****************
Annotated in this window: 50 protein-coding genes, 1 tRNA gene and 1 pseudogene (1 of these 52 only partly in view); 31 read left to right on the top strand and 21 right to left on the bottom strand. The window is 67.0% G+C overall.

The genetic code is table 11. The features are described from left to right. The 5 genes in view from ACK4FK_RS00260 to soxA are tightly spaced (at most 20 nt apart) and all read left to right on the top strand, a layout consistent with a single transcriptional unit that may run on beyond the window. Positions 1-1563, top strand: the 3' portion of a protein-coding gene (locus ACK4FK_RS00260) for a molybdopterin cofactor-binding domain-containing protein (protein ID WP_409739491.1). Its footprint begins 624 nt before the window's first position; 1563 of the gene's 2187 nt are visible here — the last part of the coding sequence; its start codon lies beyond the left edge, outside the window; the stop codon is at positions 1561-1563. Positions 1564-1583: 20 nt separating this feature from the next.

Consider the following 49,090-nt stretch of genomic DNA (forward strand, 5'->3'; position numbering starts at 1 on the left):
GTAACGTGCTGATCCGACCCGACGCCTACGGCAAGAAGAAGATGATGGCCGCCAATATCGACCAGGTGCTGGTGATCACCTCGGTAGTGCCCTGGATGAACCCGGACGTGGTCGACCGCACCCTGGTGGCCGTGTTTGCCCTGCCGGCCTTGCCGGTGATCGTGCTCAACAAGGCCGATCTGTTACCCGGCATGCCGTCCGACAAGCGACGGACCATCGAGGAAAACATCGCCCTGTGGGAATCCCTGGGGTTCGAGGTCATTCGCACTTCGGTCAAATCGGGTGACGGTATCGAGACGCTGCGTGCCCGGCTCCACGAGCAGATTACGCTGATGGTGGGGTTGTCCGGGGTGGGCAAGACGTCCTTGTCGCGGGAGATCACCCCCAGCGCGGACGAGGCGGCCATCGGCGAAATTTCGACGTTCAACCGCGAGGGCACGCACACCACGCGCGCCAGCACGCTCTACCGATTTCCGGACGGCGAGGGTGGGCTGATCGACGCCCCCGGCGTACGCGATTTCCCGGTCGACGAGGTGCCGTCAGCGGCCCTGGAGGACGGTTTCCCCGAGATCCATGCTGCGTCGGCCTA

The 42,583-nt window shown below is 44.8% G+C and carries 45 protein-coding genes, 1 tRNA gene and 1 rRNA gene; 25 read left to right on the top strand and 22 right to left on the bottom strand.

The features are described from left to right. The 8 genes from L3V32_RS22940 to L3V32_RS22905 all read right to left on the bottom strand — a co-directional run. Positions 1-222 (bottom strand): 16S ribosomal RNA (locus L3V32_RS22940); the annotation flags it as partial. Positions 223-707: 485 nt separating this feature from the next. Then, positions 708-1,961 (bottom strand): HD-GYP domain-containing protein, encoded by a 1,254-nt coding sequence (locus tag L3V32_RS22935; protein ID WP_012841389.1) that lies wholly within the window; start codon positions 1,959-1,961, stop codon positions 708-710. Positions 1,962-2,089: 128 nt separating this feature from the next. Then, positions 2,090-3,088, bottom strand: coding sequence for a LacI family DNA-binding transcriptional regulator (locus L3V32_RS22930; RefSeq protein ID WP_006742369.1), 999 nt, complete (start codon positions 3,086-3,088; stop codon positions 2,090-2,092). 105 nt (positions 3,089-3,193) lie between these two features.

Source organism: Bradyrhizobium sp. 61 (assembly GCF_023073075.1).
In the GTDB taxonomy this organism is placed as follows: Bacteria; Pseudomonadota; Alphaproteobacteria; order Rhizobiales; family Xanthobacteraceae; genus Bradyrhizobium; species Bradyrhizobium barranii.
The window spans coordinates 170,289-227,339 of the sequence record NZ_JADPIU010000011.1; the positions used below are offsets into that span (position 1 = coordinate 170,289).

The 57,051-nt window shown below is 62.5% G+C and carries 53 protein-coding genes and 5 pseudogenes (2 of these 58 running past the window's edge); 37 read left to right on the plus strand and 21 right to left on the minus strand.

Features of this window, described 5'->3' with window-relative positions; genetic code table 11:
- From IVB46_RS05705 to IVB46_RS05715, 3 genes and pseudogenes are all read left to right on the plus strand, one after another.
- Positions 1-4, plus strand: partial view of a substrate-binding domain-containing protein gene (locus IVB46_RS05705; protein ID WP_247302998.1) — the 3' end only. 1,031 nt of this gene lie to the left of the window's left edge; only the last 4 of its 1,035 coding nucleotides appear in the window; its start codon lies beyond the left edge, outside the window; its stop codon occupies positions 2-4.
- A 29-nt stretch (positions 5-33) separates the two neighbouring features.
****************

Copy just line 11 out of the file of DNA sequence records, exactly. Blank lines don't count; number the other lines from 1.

Features of this window, described 5'->3' with window-relative positions; genetic code table 11: